In United States federal courts, parties may seek review or enforcement of federal agency order by filing a petition for review in a United States circuit court of appeals that has jurisdiction to review decisions from that agency.[14] The court actions of enjoining, suspending and/or modifying the agency order is inherently part of a petition for review.[15] When a party submits a petition for review, the petitioner "must either identify in [the administrative] record evidence sufficient to support its standing to seek review or, if there is none because standing was not an issue before the agency, submit additional evidence to the court of appeals".[16] Once one party has filed a petition review, other parties may also file cross petitions for review, which also seek review of some or all of the issues decided by the lower court.[17] The reviewing court may vacate the agency's actions, it may vacate the action and remand the case to the agency for "further action or explanation", it may remand the case without vacating the decision, or it may dismiss the petition for review.[18]

See also[edit]


  1. ^ See, e.g., Filing a Petition for Review: A Guide to Seeking Review in the Wisconsin Supreme Court 3 (2011) ("A petition for review is a document that asks the Supreme Court to review what happened in the Court of Appeals.").
  2. ^ See, e.g., Cal. R. Ct. 8.500 (defining "Petition for review").
  3. ^ Josephine K. Mason, The Un-Creation of Rights: An Argument against Administrative Disclaimers, 62 Hastings L.J. 559, 596 (2010).
  4. ^ See, e.g., Alaska R. of Ct. 402-03 ("An aggrieved party, including the State of Alaska, may petition the appellate court as provided in Rule 403 to review any court order or decision that is not appealable under Rule 202 and is not subject to a petition for hearing under Rule 302."); 210 Pa. Code Rule 1561.
  5. ^ Jeffrey Gauger, Bosley v. Merit Systems Protection Board: Reviving the Waiver Test, 8 Fed. Cir. B.J. 9, 21 (1999).
  6. ^ Sam Kalen, Federal Administrative Procedure Act Claims: The Tenth Circuit and the Wyoming District Court Should Fix the Confusion Attendant with Local Rule 83.7.2, 11 Wyo. L. Rev. 513, 514 (2011).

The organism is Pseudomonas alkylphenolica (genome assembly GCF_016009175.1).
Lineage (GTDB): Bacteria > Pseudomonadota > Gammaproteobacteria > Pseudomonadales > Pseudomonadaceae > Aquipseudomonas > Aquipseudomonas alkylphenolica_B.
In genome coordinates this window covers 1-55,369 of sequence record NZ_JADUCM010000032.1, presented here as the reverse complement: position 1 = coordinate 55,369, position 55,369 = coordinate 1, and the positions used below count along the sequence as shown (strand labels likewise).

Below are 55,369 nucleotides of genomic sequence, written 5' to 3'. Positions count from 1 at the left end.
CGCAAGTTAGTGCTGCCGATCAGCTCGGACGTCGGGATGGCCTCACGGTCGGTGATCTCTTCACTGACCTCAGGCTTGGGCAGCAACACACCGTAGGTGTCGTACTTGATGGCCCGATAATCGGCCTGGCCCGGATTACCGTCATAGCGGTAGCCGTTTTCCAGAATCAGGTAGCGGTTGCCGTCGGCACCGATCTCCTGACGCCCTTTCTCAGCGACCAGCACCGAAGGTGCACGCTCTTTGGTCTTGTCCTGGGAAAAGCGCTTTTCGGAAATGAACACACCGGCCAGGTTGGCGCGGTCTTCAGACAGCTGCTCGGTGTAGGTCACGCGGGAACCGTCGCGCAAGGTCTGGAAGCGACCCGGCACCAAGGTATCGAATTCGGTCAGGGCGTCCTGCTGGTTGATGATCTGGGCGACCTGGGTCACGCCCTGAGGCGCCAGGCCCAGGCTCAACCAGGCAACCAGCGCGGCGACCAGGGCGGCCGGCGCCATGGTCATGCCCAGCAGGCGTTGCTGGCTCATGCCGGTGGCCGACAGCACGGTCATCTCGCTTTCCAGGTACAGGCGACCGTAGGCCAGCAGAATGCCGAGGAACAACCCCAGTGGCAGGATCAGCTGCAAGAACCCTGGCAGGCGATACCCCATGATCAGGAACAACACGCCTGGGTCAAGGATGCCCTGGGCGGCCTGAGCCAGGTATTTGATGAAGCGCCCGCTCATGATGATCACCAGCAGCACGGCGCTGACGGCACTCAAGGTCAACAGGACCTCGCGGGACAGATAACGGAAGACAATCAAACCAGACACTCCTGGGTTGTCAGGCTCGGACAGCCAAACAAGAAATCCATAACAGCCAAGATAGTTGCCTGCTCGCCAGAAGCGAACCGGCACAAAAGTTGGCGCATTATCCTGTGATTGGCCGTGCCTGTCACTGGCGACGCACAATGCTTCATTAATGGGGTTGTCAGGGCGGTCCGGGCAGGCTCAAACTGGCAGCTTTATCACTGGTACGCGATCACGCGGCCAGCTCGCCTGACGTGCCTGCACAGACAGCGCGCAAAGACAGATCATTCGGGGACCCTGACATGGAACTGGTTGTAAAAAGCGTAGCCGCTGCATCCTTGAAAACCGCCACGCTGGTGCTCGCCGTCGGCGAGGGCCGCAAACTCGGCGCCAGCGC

7. ^ Nancy P. Collins, Does the Right to Counsel on Appeal End as You Exit the Court of Appeals, 11 Seattle J. Soc. Just. 987, 989 (2013).
  8. ^ Nancy Morawetz, Back to Back to the Future - Lessons Learned from Litigation over the 1996 Restrictions on Judicial Review, 51 N. Y. L. Sch. L. Rev. 113,121 (2006-2007).
  9. ^ a b c David M. Walker, The Oxford Companion to Law 197 (1980).
  10. ^ David M. Walker, The Oxford Companion to Law 197-98 (1980).
  11. ^ Administrative Court Guidance: applying for judicial review, Her Majesty's Courts and Tribunals Service 3 (2012) ("Judicial review must be used where you are seeking: ...a quashing order (i.e. an order quashing the public body's decision and formerly known as an order of certiorari")
  12. ^ David M. Walker, The Oxford Companion to Law 198 (1980).
  13. ^ James A. Vaught; R. Darin Darby, Internal Procedures in the Texas Supreme Court Revisited: The Impact of the Petition for Review and Other Changes, 31 Tex. Tech L. Rev. 63, 86 (2000) (noting that Texas abandoned a system of "writs of error" in favor of "petitions for review").
  14. ^ See 28 U.S.C. §§ 1296; 2341-49.
  15. ^ Fed. R. App. P. 15(a)(4) ("In this rule 'agency' includes an agency, board, commission, or officer; 'petition for review' includes a petition to enjoin, suspend, modify, or otherwise review ...").
  16. ^ M. Elizabeth Magill; Mark Seidenfeld, Judicial Review, 2001 Dev. Admin. L. & Reg. Prac. 113, 132 (2002) (citing Sierra Club v. EPA, 292 F.3d 895 (D.C. Cir. 2002) (internal quotations omitted) (modifications in original).
  17. ^ 5 C.F.R. § 1201.114(a)(2) ("A cross petition for review has the same meaning as a petition for review but is used to describe a pleading that is filed by a party when another party has already filed a timely petition for review.").
  18. ^ Harry T. Edwards, Collegiality and Decision Making on the D.C. Circuit, 84 Va. L. Rev. 1335, 1370 (1998).